The Israeli army is shown providing medical assistance to wounded Syrian rebels in a new video issued Wednesday by Vice News.
In the video, military medics in the Golan Heights are seen tending to three Syrians in a military ambulance, assessing their condition and providing initial treatment before moving them to a hospital.
The soldiers collect the injured men under cover of night as they are transfered to Israeli hands from across the border. They suffer from various injuries apparently sustained in fighting with the forces of Syrian President Bashar Assad, and appear to be in some pain.
The Israeli medical staff seem to do their best to make the three comfortable as they try to identify their injuries and their causes. One is said to have been shot, another possibly hit by shrapnel.
It is unclear which rebel group the three men belong to, and Vice reporter Simon Ostrovsky notes that they could very well be members of organizations hostile to Israel, such as the al-Qaeda-affiliated Nusra Front.
Reports recently presented to the United Nations Security Council have revealed numerous interactions between Israeli troops and rebel groups on the Israel-Syrian border over the past year and a half.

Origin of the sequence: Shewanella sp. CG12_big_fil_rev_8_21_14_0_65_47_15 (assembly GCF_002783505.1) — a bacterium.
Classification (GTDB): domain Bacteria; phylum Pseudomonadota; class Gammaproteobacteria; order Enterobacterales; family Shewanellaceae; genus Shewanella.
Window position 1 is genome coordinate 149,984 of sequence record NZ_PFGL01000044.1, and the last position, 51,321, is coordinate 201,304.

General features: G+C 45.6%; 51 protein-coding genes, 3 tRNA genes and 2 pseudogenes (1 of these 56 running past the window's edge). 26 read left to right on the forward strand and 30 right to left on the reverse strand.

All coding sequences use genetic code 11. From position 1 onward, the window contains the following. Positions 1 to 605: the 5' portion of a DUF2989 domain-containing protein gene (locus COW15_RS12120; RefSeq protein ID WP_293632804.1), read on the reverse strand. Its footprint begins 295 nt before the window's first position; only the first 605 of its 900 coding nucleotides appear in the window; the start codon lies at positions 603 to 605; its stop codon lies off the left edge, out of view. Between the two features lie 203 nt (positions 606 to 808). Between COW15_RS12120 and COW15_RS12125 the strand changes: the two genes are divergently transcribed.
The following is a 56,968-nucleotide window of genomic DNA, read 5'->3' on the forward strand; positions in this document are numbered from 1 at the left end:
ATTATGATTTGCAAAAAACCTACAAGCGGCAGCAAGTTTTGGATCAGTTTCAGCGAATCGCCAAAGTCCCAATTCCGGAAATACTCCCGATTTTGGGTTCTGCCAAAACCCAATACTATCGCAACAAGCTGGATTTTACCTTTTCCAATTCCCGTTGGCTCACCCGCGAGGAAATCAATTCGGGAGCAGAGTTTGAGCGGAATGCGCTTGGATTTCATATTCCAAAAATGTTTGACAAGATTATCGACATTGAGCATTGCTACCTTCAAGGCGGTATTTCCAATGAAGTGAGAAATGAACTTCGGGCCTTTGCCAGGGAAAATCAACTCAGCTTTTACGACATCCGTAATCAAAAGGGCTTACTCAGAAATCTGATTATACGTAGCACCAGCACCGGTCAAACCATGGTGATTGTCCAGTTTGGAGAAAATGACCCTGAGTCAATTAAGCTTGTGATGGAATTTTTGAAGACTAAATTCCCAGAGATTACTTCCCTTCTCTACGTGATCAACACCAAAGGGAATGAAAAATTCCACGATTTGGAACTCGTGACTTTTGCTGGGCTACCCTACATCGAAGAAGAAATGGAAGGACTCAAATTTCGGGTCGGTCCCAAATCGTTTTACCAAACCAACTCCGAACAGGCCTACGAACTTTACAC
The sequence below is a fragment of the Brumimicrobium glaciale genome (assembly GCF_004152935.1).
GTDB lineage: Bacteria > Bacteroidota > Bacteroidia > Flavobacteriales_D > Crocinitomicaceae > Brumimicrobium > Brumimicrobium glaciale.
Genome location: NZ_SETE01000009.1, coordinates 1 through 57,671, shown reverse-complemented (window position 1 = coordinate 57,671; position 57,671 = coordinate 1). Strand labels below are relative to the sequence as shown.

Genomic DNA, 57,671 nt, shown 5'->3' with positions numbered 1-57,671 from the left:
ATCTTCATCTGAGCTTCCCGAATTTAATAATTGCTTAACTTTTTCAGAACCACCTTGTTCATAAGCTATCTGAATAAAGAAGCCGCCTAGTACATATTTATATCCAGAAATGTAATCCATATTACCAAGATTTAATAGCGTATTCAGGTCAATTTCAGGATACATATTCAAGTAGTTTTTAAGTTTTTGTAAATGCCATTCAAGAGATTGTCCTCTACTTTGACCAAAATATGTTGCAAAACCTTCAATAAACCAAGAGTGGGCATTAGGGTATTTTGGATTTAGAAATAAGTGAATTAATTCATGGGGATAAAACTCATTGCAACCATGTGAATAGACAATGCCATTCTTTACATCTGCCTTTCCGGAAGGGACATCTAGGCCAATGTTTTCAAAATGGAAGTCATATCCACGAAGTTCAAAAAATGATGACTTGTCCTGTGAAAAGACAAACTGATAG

UN observers in the Golan Heights meticulously detailed instances of contact between IDF soldiers and rebels, including Syrians being sent into Israel for medical treatment, and the transfer of items and containers, according to records maintained by the UN disengagement force in the Golan demilitarized zone.
Most of the dispatches report on cross-border incidents, though several also detail numbers of people sent from Syrian fighting into Israel for medical treatment.
“During periods of heavy engagement with Syrian forces, [rebel groups] transferred 89 wounded persons across the ceasefire line to the IDF,” a May 2014 dispatch reads, adding later that “the IDF handed 19 treated and two deceased individuals” back to the insurgents.
On another occasion, also dated May 2014, UN monitors observed IDF troops “handing over two boxes to armed members of the opposition” on the Syrian side.
The reports use “armed members of the opposition” as a blanket term to describe rebel and jihadi groups operating against the Syrian government.
A June 2013 memorandum notes that Israel’s “Liaison Officer informed UNDOF that the IDF had provided emergency medical treatment to 20 armed members of the opposition, all of whom had been returned to the Syrian side.”
Israel has accepted Syrians for medical treatment for years, setting up a field hospital next to the DMZ, and transferring more seriously injured patients to other medical facilities in the north of the country.
Since last year, more than 700 wounded Syrians have been treated in Israeli hospitals via the Syria-Israel border crossing.
Israeli officials have in the past refused to identify who they treat and whether they are regime forces, rebels or civilians.
UNDOF has patrolled the buffer zone between Syria and Israel since 1974, a year after the Yom Kippur War, helping to maintain a ceasefire between the two countries.
Avi Lewis contributed to this report.